Following up on my posts here and here, things continue to get worse for the U.S. Postal Service. Ed O’Keefe at the Washington Post writes:
The U.S. Postal Service urgently needs restructuring to meet rapidly declining mail volume and must immediately cut costs, according to a new report by the Government Accountability Office. The Congressional auditing agency today added the nation’s mail delivery service to its list of “high risk” federal government agencies and programs that either need a massive overhaul or cost taxpayers billions of dollars in waste, fraud, abuse or mismanagement.
The GAO report is available here. Robert Brodsky’s piece in Government Executive offers some helpful stats that convey a sense of how well the federal government runs its postal business enterprise:
The Postal Service is projecting a net loss of $7 billion for fiscal 2009, with its outstanding debt rising to more than $10 billion and a cash shortfall of roughly $1 billion. Those losses are expected to continue in 2010.
The agency’s budgetary woes are so bad that it doubts it will have enough revenue to fully fund its $5.4 billion annual payment into the Postal Service Retiree Health Benefit Fund and the approximately $1.1 billion it is required to pay to the Labor Department for workers’ compensation, according to the quarterly report.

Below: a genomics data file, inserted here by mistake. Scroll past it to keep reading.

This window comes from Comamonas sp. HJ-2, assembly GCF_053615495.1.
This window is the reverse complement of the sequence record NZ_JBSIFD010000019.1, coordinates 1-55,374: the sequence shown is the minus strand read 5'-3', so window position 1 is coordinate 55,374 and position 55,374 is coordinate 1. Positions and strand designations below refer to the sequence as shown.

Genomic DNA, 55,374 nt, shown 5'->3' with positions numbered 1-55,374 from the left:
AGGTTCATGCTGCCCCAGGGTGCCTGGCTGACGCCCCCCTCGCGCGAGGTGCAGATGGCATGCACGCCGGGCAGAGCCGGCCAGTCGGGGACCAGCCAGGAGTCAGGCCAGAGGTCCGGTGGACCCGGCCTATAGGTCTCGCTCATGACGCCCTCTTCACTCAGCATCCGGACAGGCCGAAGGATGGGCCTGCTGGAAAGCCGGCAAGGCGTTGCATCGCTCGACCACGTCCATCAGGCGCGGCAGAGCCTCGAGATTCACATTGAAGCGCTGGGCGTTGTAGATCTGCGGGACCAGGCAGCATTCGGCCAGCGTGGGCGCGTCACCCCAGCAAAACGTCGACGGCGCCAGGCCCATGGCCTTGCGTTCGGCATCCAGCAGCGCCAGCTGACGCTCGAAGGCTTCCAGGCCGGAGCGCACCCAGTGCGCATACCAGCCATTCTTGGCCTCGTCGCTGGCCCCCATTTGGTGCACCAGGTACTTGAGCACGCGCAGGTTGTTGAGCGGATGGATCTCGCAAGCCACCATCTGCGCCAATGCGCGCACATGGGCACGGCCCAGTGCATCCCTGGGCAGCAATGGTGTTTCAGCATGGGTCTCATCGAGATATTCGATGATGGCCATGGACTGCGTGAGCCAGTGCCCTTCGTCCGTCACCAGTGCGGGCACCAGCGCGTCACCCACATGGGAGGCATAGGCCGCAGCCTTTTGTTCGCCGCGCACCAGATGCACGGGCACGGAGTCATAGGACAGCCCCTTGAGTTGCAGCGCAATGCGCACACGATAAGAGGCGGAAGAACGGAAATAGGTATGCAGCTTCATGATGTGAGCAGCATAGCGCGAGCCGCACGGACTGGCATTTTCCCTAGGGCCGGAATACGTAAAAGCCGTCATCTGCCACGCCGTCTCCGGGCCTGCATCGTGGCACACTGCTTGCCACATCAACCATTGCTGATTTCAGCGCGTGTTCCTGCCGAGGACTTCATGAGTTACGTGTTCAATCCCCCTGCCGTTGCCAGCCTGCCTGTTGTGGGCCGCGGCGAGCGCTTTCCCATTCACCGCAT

“Without legislative change … we project a cash shortfall of approximately $1.5 billion on Sept. 30, 2009,” the report said. “If this happens, the Postal Service may be unable to pay certain obligatory payments due in September 2009. Continuing significant losses in 2010 and future years could also result in cash shortfalls that would ultimately cause the $3 billion annual borrowing limitation and overall $15 billion debt limitation to become insufficient without additional structural changes.”
Meanwhile, countries across the pond are moving to get government out of the mail business. Gabriele Parussini at The Wall Street Journal reports today that:
The French cabinet took the first step toward a possible privatization of the country’s postal service as it approved a bill that will turn La Poste into a joint-stock company on Jan. 1.
The bill now goes to Parliament for approval. The UMP conservative party of President Nicolas Sarkozy and its allies have a firm majority there, so the bill’s passage is assured.
“We need to give La Poste the means of pursuing its modernization and its development,” Finance Minister Christine Lagarde said.
Mail services will be opened to competition in the European Union in 2011.
Some combination of service cuts, facility consolidations and employee salary and benefit cuts may ultimately be the short-term, stopgap measure we see emerge from Capitol Hill, but I’m thinking that D.C. officials should quickly start looking across the pond for better ideas.